CINCINNATI, Ohio. (Ivanhoe Newswire)— Brain fog is a term that people use to describe problems with thinking, remembering, or focusing. It’s often a side effect of an illness like COVID, or medical treatment like chemotherapy for cancer. Scientists are studying the feasibility of treating brain fog with do-it-yourself music therapy, a downloadable app that could help clear the mind.

Music as medicine. It’s been used to calm anxious patients, but what about using music to improve brain function or cognition? Therapy that patients could do on their own.

“I wanted an app that could allow patients to express their musical ability,” detailed Soma Sengupta, M.D., Ph.D. a neuro-oncologist at University of Cincinnati.

Scientists at the University of Cincinnati developed Armcan Active Receptive Music for cancer patients. Researchers have designed the app for patients to use two ways. First, they can stream music to enjoy the music they love. The app also allows patients to actively participate by making their own music.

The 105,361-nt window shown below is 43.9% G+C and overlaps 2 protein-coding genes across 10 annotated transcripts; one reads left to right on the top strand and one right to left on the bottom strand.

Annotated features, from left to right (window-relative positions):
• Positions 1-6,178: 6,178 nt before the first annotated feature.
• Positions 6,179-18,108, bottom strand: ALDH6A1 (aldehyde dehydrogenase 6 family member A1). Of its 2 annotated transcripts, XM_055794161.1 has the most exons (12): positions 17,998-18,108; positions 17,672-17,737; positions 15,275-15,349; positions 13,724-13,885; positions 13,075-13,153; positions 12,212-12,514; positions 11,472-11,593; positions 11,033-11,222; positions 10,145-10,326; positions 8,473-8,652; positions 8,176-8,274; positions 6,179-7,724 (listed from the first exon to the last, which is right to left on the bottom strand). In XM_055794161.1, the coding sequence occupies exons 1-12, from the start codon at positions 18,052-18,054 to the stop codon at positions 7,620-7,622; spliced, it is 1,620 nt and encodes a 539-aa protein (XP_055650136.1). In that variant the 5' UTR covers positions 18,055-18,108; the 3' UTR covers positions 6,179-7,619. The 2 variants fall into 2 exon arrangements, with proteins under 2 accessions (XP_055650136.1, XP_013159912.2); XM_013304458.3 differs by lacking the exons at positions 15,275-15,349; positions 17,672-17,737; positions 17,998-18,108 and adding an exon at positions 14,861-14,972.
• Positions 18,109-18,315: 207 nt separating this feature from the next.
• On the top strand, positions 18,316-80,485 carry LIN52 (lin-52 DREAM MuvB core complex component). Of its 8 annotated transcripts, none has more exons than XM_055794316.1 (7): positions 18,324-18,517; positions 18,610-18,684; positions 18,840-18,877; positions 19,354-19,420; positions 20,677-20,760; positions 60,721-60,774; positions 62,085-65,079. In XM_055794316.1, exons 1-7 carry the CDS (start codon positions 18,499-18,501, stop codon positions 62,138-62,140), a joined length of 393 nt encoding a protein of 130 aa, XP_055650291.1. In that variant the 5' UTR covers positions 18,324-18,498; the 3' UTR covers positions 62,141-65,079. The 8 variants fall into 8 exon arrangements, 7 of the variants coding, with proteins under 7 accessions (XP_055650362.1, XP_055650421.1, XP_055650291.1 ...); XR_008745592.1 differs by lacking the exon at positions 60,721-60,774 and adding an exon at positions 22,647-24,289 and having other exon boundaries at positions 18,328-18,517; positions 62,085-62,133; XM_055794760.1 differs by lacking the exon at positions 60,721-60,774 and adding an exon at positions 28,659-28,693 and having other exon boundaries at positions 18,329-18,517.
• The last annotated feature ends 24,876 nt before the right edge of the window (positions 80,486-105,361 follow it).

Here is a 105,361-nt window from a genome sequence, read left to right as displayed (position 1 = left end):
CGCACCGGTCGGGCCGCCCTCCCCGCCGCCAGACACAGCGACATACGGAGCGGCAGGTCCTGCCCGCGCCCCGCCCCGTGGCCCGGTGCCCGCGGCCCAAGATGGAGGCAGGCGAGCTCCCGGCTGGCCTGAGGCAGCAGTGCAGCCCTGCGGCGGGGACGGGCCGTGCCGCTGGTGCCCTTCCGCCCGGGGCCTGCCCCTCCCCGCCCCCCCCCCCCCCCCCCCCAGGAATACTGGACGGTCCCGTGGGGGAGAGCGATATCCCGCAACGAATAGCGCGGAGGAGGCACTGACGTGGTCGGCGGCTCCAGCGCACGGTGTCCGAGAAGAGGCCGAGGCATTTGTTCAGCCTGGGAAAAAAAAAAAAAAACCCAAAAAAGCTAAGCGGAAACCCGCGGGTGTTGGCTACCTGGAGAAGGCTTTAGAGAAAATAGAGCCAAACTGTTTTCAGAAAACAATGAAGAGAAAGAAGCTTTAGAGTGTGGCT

“In other words, to have musical turns where you could overlay genres and create your own music track,” Dr. Sengupta told Ivanhoe.

Patients will be assigned to a group that either listens to the music or creates the music. They’ll do that activity for 15 minutes every day.

“These technologies are sort of in a way helping the rewiring and exercising areas of the brain that normally wouldn’t do it,” explained Dr. Sengupta.

The researchers have begun randomized trials with breast cancer survivors experiencing brain fog. The team will evaluate patients using surveys and MRI scans at six, 12, and 18 months to see how the brain is changing during the music therapy.

Contributors to this news report include: Cyndy McGrath, Executive Producer and Field Producer; Kirk Manson, Videographer; and Roque Correa, Editor.